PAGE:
Barracuda Advanced Technology Group monitoring aggressive ransomware threat

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This blog continues to be updated as more data becomes available.

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The Barracuda Advanced Technology Group is actively monitoring an aggressive ransomware threat that appears to come in the largest volume from Vietnam.  Other significant sources of this attack include India, Columbia, and Turkey and Greece.  Other countries appear to be distributing the same attack in very low volumes.  So far we have seen roughly 20 million of these attacks in the last 24 hours, and that number is growing rapidly.

These attacks are wrapped in either a ‘Herbalife' branded email or a generic email that impersonates a ‘copier' file delivery:

These attacks have been morphing throughout the day, but they all use fake source email addresses.  The earliest examples came from Vietnam and Greece.

A third variant has appeared in the last couple of hours, which uses the subject line “Emailing – <attachment name>.

All attachments in this attack are demonstrating ransomware specific behavior.  We are currently analyzing the sample to determine which variant is being used.  This blog will be updated when we have more information.


There have been approximately 6,000 fingerprints, which tells us that these attacks are being automatically generated using a template that randomizes parts of the files.  The names of payload files and the domains used for downloading secondary payloads have been changing in order to stay ahead anti-virus engines.

We will continue to monitor this threat and provide updates as they are available.

Barracuda email security customers and Advanced Threat Protection customers are protected from this attack.  All of the emails were blocked by Barracuda’s email filtering security appliances and SaaS products. We are able to monitor and analyze threat activity through our filters without being directly affected by attackers. None of Barracuda’s products were used as a weapon during this attack and the Barracuda network and Barracuda’s customers were not affected at any point.


Update  9/19/17 6:30pm PST:  

Barracuda researchers have confirmed that this attack is using a Locky variant with a single identifier.  The identifier allows the attacker to identify the victim so that when the victim pays the ransom, the attacker can send that victim the decryptor.  In this attack, all victims get the same identifier, which means that victims who pay the ransom will not get a decryptor because it will be impossible for the criminal to identify them.

This attack is also checking the victim computer language files, which may lead to an internationalized version of this attack in the future.

Barracuda systems have now blocked about 27 million of these emails, and the attack is continuing at the same pace as it has been throughout the campaign.

End of Update 1


Update 9/21/17 11:30am PST:  

Barracuda researchers are now observing two new wrappers in this attack.  The first impersonates a voicemail message, using the subject line “New voice message [phone number] in mailbox [phone number] from [“phone number”] [<alt phone number>].”   At this time the domain in the body of the email is not returning suspicious activity. The bulk of this attack originated in Serbia.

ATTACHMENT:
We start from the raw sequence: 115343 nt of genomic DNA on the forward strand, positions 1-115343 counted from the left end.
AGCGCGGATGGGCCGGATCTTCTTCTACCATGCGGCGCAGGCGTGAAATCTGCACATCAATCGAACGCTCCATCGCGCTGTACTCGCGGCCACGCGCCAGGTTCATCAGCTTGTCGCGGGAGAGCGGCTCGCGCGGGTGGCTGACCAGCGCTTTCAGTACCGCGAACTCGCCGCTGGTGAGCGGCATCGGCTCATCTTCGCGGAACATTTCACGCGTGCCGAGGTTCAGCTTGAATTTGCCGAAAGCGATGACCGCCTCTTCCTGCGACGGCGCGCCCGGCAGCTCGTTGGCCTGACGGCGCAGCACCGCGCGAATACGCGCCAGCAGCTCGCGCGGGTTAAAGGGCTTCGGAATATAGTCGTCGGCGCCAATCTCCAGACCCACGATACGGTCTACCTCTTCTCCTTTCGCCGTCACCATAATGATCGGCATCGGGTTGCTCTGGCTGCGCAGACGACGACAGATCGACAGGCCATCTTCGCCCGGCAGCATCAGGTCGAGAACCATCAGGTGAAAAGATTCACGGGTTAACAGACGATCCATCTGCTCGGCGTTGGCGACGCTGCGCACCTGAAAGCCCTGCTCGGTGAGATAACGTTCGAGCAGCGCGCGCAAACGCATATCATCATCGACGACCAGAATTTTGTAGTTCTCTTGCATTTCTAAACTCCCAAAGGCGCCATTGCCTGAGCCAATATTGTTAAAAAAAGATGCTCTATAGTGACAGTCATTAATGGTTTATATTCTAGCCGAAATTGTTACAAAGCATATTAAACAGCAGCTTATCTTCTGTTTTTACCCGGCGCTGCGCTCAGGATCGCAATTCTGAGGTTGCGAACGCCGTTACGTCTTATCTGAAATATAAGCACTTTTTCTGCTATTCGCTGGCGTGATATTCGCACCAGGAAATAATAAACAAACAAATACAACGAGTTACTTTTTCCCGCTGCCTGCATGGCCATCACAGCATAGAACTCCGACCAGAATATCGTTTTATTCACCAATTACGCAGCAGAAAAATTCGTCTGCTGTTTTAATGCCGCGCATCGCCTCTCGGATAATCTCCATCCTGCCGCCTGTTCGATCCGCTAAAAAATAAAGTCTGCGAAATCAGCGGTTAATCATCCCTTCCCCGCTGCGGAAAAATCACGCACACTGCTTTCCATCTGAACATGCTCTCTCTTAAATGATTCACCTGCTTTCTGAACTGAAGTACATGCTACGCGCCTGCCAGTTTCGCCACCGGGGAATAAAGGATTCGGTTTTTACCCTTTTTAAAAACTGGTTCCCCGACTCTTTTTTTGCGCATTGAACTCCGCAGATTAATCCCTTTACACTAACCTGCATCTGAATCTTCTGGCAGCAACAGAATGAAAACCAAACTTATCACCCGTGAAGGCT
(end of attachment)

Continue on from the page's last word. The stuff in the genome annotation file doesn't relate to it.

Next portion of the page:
We are also seeing a wrapper that impersonates invoicing from Despite the spoofed domain, there's no increased targeting of UK domains.

We are still observing approximately 1 million of these attacks per hour, though we may see an uptick with the new wrappers.

We will continue to update this blog with new information as it becomes available.

End of Update 2


Update 9/22/2017 1:40pm PST:

There are new rotating wrappers for this attack, which are essentially an empty email with just a link. The subject line and the name of the attachment file vary for each of the variants. All three types (IMG, SCAN and JPEG) are seen with each example of the payload signature — that is the sending program is sending all 3 types of wrapper. This is the first time we've seen this. Previously, each example of the payload file had a unique wrapper template and subject line.




Our systems have now blocked approximately 70 million of these emails.

We will continue to update this post as more information becomes available.

End of Update 3


Indicators of Compromise:

6N01001755_1.7z (“Herbalife”)

  • MD5  —  1b38a94f7ea7ef17a88ace43bb1e8780
  • SHA1  —  213776b57d7c28e7152d8ce81298a6ff67cf9f10
  • SHA256  —  83a7891731aacbe25bb5f5e2ba0c8dabed379be8c6fbc25db78c0d771a20a432

10008009158.7z (“Emailing”)

  • MD5  —  8b9e81492275ba57a7283b4a48c61240
  • SHA1  —  167e625c11063c3fa5edb3d6755d79c7d9b88d69
  • SHA256  —  1b80b24b7195960a74cc10dbbc9685ae229443a80d11c7fe7a9c8fdd4e59840d

We will update this section as more data becomes available  

End of Indicators of Compromise


Eugene is the Lead Platform Architect working on deep-learning technology for Barracuda, and leader of the Barracuda Content Intelligence Team.  Connect with him on LinkedIn here

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